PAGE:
James Johnson has Canadian blood coursing through his veins, but a piece of his heart belongs to Scotland.
Three years ago, the Langley teacher along with his wife Kim and children Emma, Sophia, and Isaiah relocated to the suburb of Currie, 20 minutes out of Edinburgh, as part of a work exchange.
Johnson taught P.E. at Craigmount High School in Currie, while a teacher from Craigmount took his place at Langley Fundamental Middle and Secondary School.
The 2009/10 school year was equally memorable and eventful.
"Over there, I had some hilarious moments where it was like, 'Okay, how could that possibly happen to me?'" Johnson related.
Like the time Johnson rode his bike to school and took a wrong turn off a busy roundabout, which put him on the Edinburgh Bypass, the region's version of the freeway where cycling is strictly prohibited.
"Somebody honked at me, so I thought, that must be somebody from my school! Then I'm going along and someone else honked at me and I'm like, 'Hey, how are you doing!'" Johnson said.
By the time he heard a fourth car horn sound, Johnson realized that he had lost his way. "The traffic was so fast, but there were no exits," he said.
Behind him, Johnson heard the "mee-mah, mee-mah" of a police siren. A rather stern-looking officer pulled Johnson over, then proceeded to drive behind him as an escort while Johnson pedaled to school.
Tomorrow morning, Johnson will use transport of the four-wheeled, motorized variety as he heads to Vancouver to take part in a world record breaking recitation attempt for Robbie Burns Day, Jan. 25.
One year after establishing the world record for the longest recitation of Robbie Burns' poetry, Simon Fraser University's Centre for Scottish Studies will attempt to break its own mark of four hours, nine minutes and 24 seconds at SFU's Vancouver campus.
The record-breaking attempt runs from 9 a.m. until about 4 p.m. at Harbour Centre's Teck Gallery.
Scheduled readers include Johnson, Bard on the Beach artistic director Christopher Gaze, Vancouver Writers Festival founding artistic director Alma Lee, Teresa Margaret King, a distant relative of Robbie Burns, as well as singers, actors, and international guests joining in the fun via Skype.
In 2012, the SFU Burns event saw the record set. Although poetry recitations are not recognized by The Guinness Book of World Records, they are recognized in academic circles around the world. Last year, about 250 people attended the event locally and on Skype.
This year, Johnson plans on getting into the spirit by donning his kilt and using his best Scottish accent.
He estimates that he'll be reciting sometime between 11 and 11:30 a.m.
"I'm going to put a full 100 per cent effort into it," he said.
Along with the marathon, there will be bagpipes, haggis, dance, and performances by the Fraser Academy Children's Choir to commemorate the popular Scottish poet.
Johnson didn't attend the 2012 marathon but from all accounts, the response was overwhelmingly positive.
"Everyone loved it," Johnson said. "School groups came in and recited as a group of children, they had people from Scotland through Skype. They thought, 'We're going to fine tune this, we're going to do this again.'"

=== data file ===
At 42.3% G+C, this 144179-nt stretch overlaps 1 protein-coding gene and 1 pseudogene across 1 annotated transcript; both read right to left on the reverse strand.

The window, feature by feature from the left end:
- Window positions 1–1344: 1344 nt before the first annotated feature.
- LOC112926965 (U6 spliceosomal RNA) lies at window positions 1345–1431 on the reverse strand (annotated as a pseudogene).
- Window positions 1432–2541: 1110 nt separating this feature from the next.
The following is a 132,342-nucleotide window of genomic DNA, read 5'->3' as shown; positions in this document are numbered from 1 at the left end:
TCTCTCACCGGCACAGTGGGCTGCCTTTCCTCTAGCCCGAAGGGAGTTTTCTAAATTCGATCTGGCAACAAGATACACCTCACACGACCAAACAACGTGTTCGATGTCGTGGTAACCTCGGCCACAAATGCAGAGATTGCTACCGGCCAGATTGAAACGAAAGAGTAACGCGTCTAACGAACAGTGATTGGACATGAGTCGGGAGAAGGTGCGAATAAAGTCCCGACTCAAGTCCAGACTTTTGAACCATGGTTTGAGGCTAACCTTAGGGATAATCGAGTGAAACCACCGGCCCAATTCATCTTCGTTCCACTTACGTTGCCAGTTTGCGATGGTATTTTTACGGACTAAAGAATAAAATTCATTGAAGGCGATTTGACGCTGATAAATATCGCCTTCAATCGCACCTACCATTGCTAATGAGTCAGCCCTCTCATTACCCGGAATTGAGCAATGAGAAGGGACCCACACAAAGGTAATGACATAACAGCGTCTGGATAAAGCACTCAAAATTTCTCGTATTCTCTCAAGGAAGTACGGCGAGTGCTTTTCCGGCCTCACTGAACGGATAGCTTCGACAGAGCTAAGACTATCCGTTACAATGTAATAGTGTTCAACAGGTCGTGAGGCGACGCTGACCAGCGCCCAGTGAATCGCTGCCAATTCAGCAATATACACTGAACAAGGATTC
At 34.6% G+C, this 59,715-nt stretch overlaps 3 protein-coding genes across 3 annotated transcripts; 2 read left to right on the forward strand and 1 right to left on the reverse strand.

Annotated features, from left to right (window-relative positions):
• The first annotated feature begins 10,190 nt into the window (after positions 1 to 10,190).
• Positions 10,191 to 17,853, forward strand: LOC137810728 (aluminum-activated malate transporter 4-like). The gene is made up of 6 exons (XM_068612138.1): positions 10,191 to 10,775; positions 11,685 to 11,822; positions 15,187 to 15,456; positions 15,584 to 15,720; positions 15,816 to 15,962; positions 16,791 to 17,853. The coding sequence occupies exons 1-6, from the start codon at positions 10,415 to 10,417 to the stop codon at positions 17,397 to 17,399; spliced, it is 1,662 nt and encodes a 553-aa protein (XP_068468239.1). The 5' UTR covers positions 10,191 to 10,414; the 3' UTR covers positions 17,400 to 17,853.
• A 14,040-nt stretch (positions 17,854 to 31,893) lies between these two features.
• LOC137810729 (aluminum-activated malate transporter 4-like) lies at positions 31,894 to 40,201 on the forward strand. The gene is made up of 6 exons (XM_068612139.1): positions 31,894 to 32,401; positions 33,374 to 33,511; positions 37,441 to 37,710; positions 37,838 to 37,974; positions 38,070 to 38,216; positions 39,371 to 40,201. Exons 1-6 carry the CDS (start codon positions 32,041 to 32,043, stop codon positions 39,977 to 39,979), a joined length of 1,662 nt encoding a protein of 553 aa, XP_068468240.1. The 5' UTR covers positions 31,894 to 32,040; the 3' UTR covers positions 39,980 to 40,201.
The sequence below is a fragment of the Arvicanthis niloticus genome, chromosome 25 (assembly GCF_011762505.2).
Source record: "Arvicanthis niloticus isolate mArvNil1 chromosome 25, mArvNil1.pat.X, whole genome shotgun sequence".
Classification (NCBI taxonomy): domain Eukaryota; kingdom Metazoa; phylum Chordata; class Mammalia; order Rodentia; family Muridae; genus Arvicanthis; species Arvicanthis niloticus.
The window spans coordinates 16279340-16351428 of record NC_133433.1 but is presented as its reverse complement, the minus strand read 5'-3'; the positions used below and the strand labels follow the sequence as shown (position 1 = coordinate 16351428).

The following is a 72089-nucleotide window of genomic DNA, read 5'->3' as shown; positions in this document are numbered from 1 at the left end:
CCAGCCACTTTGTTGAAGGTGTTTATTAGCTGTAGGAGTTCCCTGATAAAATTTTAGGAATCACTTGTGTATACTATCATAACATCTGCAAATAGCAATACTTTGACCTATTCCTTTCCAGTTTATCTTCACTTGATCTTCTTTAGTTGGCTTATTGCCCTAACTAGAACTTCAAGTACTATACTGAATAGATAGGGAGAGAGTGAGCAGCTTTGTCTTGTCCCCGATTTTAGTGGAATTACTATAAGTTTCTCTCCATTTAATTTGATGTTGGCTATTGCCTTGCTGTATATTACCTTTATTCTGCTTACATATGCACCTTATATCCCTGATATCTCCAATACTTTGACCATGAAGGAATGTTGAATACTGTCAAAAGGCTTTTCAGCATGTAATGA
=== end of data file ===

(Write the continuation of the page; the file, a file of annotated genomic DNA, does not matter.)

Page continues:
Johnson saw a clip from last year and said it was quite entertaining to watch.
"You have some people who get in there and are so dramatic, and then some people who are from the different areas of Scotland where it's like, what language are they speaking?" Johnson said.
An SFU alumnus, Johnson has a degree in English literature and admires the works of Scottish wordsmiths and poets such as Burns, Sir Walter Scott, and Robert Lewis Stevenson.
He and his family have also fallen in love with Scottish culture.
"We love the stereotypical things, the bagpipes, the kilts, the tartans, the accent, and the Highland cows," Johnson said.
Johnson contacted the organizers to throw his hat into the poetry ring, as well as sponsor the event. His tour company, Auld Country Tours Inc., offers guided seven to 14 day summer tours of Scotland, England, Northern Ireland, and the Republic of Ireland. It is the local business sponsor of the attempt.
He'll be part of the attempt because of his passion for a place that became a second home for him during his stay there.
"It was amazing," Johnson said, of his experience. "My wife and I talked about it for six or seven years, and finally my wife said it's time to put up or shut up."
Johnson had an offer for an exchange in Brighton, England, as well, but opted for the small community near Edinburgh because his Scottish counterpart matched his job skills to a tee.
Currie was a perfect home for him and his family, Johnson said.
"There was this small town feel where you walked to everything, and you get to know your neighbours," Johnson said.
All three of his children went to school in Scotland. Emma was 13 at the time, Sophia 11, and Isaiah nine.
"It was a year that really struck a chord pretty deeply within us," Johnson said. "We had friends, in one year, that we'll continue to know, and we'll continue to be deep, lifelong friends with."
@ Copyright 2013